Monday, January 26, 2009

The Helping Environment

A Helping Relationship


For those who haven't heard of Carl Rogers, here's a summary of what research has found to be of the most help in counseling: That the client feels that his/her therapist is trustworthy, that the therapist tries to understand them, and that the therapist is being genuine with them.

Techniques and teaching methods alone do not bring about improvement. It's hard to trust the process, if you don't have faith in the person putting you through it. This is true for most relationships, even those that you may not consider personal. Take calling up customer service for help, for instance. If the representative doesn't seem to care about your problem or doesn't seem to understand, you're not likely to have much faith in what they tell you--especially, if like me, you normally find that this type of customer service representative is far more likely to tell you something that causes more harm than good. Not getting enough data will give diagnoses that may be very wrong and don't fit in with the other things the client is experiencing. It's hard to give sensitive information to someone whom you don't trust, even if you know intellectually you should. It's a matter of self-preservation.

But if one has the knowledge, they can tell you what's wrong. And knowing what's wrong is half the battle, right? To such a question, I answer, "Only if the diagnosis makes sense to the one it's being applied to." Though to be honest, I still believe that a diagnostician who doesn't have the client's trust is working under a handicap. Anyway, no diagnosis will help a client to make any significant change to their lifestyle if they don't comprehend it. I can't find my book right now, but I believe it is in John Bradshaw's Healing the Shame that Binds You where the author gives the example of a preschooler being reprimanded for riding their tricycle beyond the corner, after being told several times not to. While the parent was engage in rage, the terrified child looked up and asked, "What is a corner?" No one can follow instructions they can't understand.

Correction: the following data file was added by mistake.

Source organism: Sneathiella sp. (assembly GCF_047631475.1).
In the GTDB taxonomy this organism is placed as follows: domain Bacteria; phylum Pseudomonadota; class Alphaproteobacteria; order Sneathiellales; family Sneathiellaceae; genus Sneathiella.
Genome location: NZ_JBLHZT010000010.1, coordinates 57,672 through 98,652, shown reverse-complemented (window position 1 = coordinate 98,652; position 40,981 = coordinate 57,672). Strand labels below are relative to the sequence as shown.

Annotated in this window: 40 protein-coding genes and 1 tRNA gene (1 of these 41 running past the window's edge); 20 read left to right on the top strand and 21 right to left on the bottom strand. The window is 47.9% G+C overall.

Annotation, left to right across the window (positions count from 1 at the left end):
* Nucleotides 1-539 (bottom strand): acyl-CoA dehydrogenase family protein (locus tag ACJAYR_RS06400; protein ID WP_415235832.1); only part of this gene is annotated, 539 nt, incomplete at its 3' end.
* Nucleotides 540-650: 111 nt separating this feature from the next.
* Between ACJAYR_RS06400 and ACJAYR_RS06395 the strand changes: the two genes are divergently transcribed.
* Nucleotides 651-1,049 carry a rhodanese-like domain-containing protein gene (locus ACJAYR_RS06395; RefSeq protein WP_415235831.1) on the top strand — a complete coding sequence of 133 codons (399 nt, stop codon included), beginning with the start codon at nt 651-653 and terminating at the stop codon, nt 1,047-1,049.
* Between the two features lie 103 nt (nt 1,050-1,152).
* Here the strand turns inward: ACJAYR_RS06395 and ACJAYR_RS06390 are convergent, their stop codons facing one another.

Another situation that many people are probably more familiar with: someone is in a very abusive relationship, who really should leave, but doesn't--or if they do leave, they return to it after a while. Most people who have been on the outside looking in, often give up on the person, saying things like, "They want the abuse." "They're idiots." "They're just hopeless." However, what often happens is these people don't leave because they really cannot comprehend how to live differently. Sometimes financial or cultural issues keep them there. Sometimes they don't understand the help they can receive. However, some of them stay because of beliefs that the relationship will change if they just work hard enough at it, or love the person more, or that they are the ones at fault. These people can be pressured into leaving their abusive significant other, but they do it to please those pressuring them, not because they themselves believe the abuser is horrible. In fact, being insulting about the abuser is more than likely to bring out the protective response in them. As long as they see some hope in the relationship, they won't give it up easily. Only they can make that decision and make it stick. After all, if you are demanding them to get out of the relationship, you might appear just as bad as the abuser they are dealing with. That's not to say that you shouldn't tell them that there is something wrong, if they appear open to it. Nor am I saying that you shouldn't interfere if it becomes a matter of life and death. However, when all is said and done, only the person can finally cut those ties.